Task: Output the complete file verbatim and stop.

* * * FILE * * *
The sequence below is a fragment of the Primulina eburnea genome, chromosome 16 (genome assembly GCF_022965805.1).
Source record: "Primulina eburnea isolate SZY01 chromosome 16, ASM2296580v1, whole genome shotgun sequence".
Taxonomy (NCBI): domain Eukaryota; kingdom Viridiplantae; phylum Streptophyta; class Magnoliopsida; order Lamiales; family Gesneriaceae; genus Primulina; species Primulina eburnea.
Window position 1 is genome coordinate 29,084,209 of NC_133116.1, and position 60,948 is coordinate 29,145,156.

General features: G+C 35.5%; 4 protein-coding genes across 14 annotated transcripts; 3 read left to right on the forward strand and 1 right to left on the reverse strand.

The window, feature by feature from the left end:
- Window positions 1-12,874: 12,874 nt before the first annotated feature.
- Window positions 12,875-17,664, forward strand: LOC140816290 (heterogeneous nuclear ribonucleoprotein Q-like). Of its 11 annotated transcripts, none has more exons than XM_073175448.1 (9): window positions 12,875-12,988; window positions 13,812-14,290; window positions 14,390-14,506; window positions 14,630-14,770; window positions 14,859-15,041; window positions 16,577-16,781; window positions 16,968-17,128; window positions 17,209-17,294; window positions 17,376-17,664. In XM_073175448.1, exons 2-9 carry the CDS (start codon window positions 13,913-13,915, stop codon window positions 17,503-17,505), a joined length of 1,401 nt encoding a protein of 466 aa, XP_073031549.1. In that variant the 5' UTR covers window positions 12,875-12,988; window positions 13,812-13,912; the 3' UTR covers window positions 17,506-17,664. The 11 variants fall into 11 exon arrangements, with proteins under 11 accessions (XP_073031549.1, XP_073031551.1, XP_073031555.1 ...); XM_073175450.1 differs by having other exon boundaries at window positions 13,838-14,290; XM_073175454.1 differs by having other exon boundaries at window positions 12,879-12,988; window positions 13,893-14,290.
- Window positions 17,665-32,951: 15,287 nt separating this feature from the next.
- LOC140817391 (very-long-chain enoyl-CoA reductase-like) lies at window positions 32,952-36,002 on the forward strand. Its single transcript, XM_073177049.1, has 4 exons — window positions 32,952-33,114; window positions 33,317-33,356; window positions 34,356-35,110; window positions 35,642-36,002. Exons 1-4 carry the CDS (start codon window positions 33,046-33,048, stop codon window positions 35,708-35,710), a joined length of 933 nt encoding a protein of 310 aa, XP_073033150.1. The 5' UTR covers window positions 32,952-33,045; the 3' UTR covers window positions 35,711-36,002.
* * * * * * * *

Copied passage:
The sequence below is a fragment of the Primulina eburnea genome, chromosome 16 (genome assembly GCF_022965805.1).
Source record: "Primulina eburnea isolate SZY01 chromosome 16, ASM2296580v1, whole genome shotgun sequence".
Taxonomy (NCBI): domain Eukaryota; kingdom Viridiplantae; phylum Streptophyta; class Magnoliopsida; order Lamiales; family Gesneriaceae; genus Primulina; species Primulina eburnea.
Window position 1 is genome coordinate 29,084,209 of NC_133116.1, and position 60,948 is coordinate 29,145,156.

General features: G+C 35.5%; 4 protein-coding genes across 14 annotated transcripts; 3 read left to right on the forward strand and 1 right to left on the reverse strand.

The window, feature by feature from the left end:
- Window positions 1-12,874: 12,874 nt before the first annotated feature.
- Window positions 12,875-17,664, forward strand: LOC140816290 (heterogeneous nuclear ribonucleoprotein Q-like). Of its 11 annotated transcripts, none has more exons than XM_073175448.1 (9): window positions 12,875-12,988; window positions 13,812-14,290; window positions 14,390-14,506; window positions 14,630-14,770; window positions 14,859-15,041; window positions 16,577-16,781; window positions 16,968-17,128; window positions 17,209-17,294; window positions 17,376-17,664. In XM_073175448.1, exons 2-9 carry the CDS (start codon window positions 13,913-13,915, stop codon window positions 17,503-17,505), a joined length of 1,401 nt encoding a protein of 466 aa, XP_073031549.1. In that variant the 5' UTR covers window positions 12,875-12,988; window positions 13,812-13,912; the 3' UTR covers window positions 17,506-17,664. The 11 variants fall into 11 exon arrangements, with proteins under 11 accessions (XP_073031549.1, XP_073031551.1, XP_073031555.1 ...); XM_073175450.1 differs by having other exon boundaries at window positions 13,838-14,290; XM_073175454.1 differs by having other exon boundaries at window positions 12,879-12,988; window positions 13,893-14,290.
- Window positions 17,665-32,951: 15,287 nt separating this feature from the next.
- LOC140817391 (very-long-chain enoyl-CoA reductase-like) lies at window positions 32,952-36,002 on the forward strand. Its single transcript, XM_073177049.1, has 4 exons — window positions 32,952-33,114; window positions 33,317-33,356; window positions 34,356-35,110; window positions 35,642-36,002. Exons 1-4 carry the CDS (start codon window positions 33,046-33,048, stop codon window positions 35,708-35,710), a joined length of 933 nt encoding a protein of 310 aa, XP_073033150.1. The 5' UTR covers window positions 32,952-33,045; the 3' UTR covers window positions 35,711-36,002.